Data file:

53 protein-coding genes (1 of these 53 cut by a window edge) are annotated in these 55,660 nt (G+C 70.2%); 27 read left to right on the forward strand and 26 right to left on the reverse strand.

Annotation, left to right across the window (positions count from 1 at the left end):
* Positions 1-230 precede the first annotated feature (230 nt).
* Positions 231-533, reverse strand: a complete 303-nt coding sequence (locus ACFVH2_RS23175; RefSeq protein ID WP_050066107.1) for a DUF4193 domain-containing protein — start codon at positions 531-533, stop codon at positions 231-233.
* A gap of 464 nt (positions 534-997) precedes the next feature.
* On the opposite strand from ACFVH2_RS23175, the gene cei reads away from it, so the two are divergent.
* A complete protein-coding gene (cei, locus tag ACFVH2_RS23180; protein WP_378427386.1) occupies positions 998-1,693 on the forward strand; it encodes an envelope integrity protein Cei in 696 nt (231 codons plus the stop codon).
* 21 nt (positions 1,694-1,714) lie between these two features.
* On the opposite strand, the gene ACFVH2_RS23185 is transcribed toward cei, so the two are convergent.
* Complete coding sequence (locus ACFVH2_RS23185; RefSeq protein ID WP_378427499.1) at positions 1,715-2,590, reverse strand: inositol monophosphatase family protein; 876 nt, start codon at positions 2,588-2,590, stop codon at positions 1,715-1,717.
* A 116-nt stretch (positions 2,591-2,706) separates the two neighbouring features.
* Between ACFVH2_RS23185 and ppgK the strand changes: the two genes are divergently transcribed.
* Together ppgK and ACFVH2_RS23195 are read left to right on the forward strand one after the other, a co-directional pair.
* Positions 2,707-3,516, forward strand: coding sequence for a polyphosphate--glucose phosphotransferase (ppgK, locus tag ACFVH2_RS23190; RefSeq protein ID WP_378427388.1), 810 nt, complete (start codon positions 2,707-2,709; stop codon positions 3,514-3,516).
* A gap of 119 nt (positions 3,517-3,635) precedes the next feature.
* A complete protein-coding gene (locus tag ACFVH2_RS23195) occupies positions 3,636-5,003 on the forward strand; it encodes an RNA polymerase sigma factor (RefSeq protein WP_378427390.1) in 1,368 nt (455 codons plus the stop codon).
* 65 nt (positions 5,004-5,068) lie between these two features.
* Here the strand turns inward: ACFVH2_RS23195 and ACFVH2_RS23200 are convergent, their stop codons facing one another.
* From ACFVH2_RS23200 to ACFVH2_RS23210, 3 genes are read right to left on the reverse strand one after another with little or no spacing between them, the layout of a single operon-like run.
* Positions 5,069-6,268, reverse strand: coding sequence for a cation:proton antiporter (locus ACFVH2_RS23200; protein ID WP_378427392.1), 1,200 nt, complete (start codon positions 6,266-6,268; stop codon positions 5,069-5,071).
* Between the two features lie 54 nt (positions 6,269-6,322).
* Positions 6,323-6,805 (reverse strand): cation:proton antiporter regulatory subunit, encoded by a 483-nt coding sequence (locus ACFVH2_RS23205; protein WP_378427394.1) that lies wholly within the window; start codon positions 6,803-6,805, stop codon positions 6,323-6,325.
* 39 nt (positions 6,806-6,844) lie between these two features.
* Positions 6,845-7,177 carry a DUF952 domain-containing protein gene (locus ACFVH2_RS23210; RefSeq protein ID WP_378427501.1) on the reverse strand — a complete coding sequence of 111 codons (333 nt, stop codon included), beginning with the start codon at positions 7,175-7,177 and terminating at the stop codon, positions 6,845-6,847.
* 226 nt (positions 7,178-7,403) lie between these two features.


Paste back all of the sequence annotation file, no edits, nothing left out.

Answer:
53 protein-coding genes (1 of these 53 cut by a window edge) are annotated in these 55,660 nt (G+C 70.2%); 27 read left to right on the forward strand and 26 right to left on the reverse strand.

Annotation, left to right across the window (positions count from 1 at the left end):
* Positions 1-230 precede the first annotated feature (230 nt).
* Positions 231-533, reverse strand: a complete 303-nt coding sequence (locus ACFVH2_RS23175; RefSeq protein ID WP_050066107.1) for a DUF4193 domain-containing protein — start codon at positions 531-533, stop codon at positions 231-233.
* A gap of 464 nt (positions 534-997) precedes the next feature.
* On the opposite strand from ACFVH2_RS23175, the gene cei reads away from it, so the two are divergent.
* A complete protein-coding gene (cei, locus tag ACFVH2_RS23180; protein WP_378427386.1) occupies positions 998-1,693 on the forward strand; it encodes an envelope integrity protein Cei in 696 nt (231 codons plus the stop codon).
* 21 nt (positions 1,694-1,714) lie between these two features.
* On the opposite strand, the gene ACFVH2_RS23185 is transcribed toward cei, so the two are convergent.
* Complete coding sequence (locus ACFVH2_RS23185; RefSeq protein ID WP_378427499.1) at positions 1,715-2,590, reverse strand: inositol monophosphatase family protein; 876 nt, start codon at positions 2,588-2,590, stop codon at positions 1,715-1,717.
* A 116-nt stretch (positions 2,591-2,706) separates the two neighbouring features.
* Between ACFVH2_RS23185 and ppgK the strand changes: the two genes are divergently transcribed.
* Together ppgK and ACFVH2_RS23195 are read left to right on the forward strand one after the other, a co-directional pair.
* Positions 2,707-3,516, forward strand: coding sequence for a polyphosphate--glucose phosphotransferase (ppgK, locus tag ACFVH2_RS23190; RefSeq protein ID WP_378427388.1), 810 nt, complete (start codon positions 2,707-2,709; stop codon positions 3,514-3,516).
* A gap of 119 nt (positions 3,517-3,635) precedes the next feature.
* A complete protein-coding gene (locus tag ACFVH2_RS23195) occupies positions 3,636-5,003 on the forward strand; it encodes an RNA polymerase sigma factor (RefSeq protein WP_378427390.1) in 1,368 nt (455 codons plus the stop codon).
* 65 nt (positions 5,004-5,068) lie between these two features.
* Here the strand turns inward: ACFVH2_RS23195 and ACFVH2_RS23200 are convergent, their stop codons facing one another.
* From ACFVH2_RS23200 to ACFVH2_RS23210, 3 genes are read right to left on the reverse strand one after another with little or no spacing between them, the layout of a single operon-like run.
* Positions 5,069-6,268, reverse strand: coding sequence for a cation:proton antiporter (locus ACFVH2_RS23200; protein ID WP_378427392.1), 1,200 nt, complete (start codon positions 6,266-6,268; stop codon positions 5,069-5,071).
* Between the two features lie 54 nt (positions 6,269-6,322).
* Positions 6,323-6,805 (reverse strand): cation:proton antiporter regulatory subunit, encoded by a 483-nt coding sequence (locus ACFVH2_RS23205; protein WP_378427394.1) that lies wholly within the window; start codon positions 6,803-6,805, stop codon positions 6,323-6,325.
* 39 nt (positions 6,806-6,844) lie between these two features.
* Positions 6,845-7,177 carry a DUF952 domain-containing protein gene (locus ACFVH2_RS23210; RefSeq protein ID WP_378427501.1) on the reverse strand — a complete coding sequence of 111 codons (333 nt, stop codon included), beginning with the start codon at positions 7,175-7,177 and terminating at the stop codon, positions 6,845-6,847.
* 226 nt (positions 7,178-7,403) lie between these two features.